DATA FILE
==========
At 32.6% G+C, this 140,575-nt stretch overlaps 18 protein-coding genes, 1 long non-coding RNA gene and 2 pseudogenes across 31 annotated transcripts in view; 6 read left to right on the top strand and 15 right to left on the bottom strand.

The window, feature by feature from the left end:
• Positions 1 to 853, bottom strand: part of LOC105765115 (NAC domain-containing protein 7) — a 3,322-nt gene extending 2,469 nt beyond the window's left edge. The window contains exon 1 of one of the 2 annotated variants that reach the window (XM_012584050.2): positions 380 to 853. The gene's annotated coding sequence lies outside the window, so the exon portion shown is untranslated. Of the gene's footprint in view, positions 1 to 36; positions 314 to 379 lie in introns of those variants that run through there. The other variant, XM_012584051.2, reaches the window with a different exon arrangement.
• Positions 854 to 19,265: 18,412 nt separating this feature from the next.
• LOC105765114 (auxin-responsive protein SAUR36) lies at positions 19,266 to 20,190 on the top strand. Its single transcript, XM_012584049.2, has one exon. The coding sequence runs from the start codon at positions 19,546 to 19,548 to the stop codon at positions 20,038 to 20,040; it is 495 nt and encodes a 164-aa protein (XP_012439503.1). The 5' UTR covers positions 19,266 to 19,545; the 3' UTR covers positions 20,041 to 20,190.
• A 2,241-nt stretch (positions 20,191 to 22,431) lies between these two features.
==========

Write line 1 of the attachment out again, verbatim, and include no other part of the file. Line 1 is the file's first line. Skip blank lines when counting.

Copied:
At 32.6% G+C, this 140,575-nt stretch overlaps 18 protein-coding genes, 1 long non-coding RNA gene and 2 pseudogenes across 31 annotated transcripts in view; 6 read left to right on the top strand and 15 right to left on the bottom strand.